Architecture Studio A

‘a’ is for Architecture

Studio leaders: Laura Martires and Marijke Davey

There are these two young fish swimming along and they happen to meet an older fish swimming the other way, who nods at them and says, “Morning, boys. How’s the water?” And the two young fish swim on for a bit, and then eventually one of them looks over at the other and goes “What the hell is water?”

David Foster Wallace, Excerpt from the speech “This is Water”

This is Architecture; an introduction to architectural tools, process and methods. People often say to architects something along the lines of, oh, you’re an architect? I don’t know anything about architecture. This, of course, is false. Almost everyone in the modern world has spent their lives surrounded by architecture—tugging on its door handles, gazing through its windows, bemoaning its shoddy construction when the roof leaks or the cold outside seeps through the walls. We are all lifetime owner/operators of architecture and we know lots about it. Or take for example cooking; just because you are not a chef, it does not mean you don’t know anything about food or cooking.

So what then defines the difference between the home cook and the chef? It lies in the time taken to re-learn how to chop an onion, properly. Rigour, understanding, discipline, technical excellence, dexterity, control, a mission, a vision—a wealth of tools, methodologies and conceptual understanding that gives the chef mastery over a discipline and the choice to cook with purpose. It is much the same with architecture. It is firstly a new way of seeing what has been around you all the time. A disciplined way of, noticing, measuring, understanding, and looking with a critical eye at the day-to-day fabric that frames our lives.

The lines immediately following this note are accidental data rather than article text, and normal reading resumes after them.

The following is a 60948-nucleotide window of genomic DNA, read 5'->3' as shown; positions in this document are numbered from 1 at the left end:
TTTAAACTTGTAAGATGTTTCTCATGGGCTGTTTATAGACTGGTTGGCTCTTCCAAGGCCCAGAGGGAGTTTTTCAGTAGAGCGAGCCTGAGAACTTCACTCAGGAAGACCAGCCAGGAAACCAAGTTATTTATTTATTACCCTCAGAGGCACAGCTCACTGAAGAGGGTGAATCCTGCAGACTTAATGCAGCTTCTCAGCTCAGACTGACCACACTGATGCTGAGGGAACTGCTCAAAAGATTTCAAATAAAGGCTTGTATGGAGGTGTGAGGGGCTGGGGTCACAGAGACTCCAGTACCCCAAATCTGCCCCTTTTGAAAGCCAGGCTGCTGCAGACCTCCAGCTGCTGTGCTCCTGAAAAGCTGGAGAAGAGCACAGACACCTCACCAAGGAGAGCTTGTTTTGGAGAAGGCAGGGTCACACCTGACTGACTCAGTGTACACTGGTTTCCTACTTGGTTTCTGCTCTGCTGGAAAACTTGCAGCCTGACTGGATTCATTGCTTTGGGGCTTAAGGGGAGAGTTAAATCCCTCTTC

In this studio, students are introduced to architectural thinking, tools and methods. Rather than providing a single path, this course is taught in a series of three vignettes, each encompassing a different methodology for operating as a designer and problem solver. The vignettes are structurally independent from one another, but build in their complexity, scale and the amount of architectural tools required to complete them. Each vignette provides not only a diversity of tools, but also a survey of pedagogies.

While the studio embraces that there are many ways to approach the problem of design, the sequence of vignettes will instil a strong understanding of the foundations of excellent design practice. Those foundations include;

+ Seeing the spatial and material composition of all things

+ The ability to do spatial and conceptual analysis

+ Attention to detail, rigour and time-management

+ Understanding of basic architectural drawing types

+ The ability to meaningfully analyse precedents andapply that analysis to new proposals

+ The ability to use digital and analogue tools withcontrol, specifi city, and for the right task

+ Agility in responding to constraints

+ Understanding of the purpose of iteration,variation and experimentation

+ Ability to work in a team and negotiate

+ Understanding of the city as construct

Architecture 2020_winter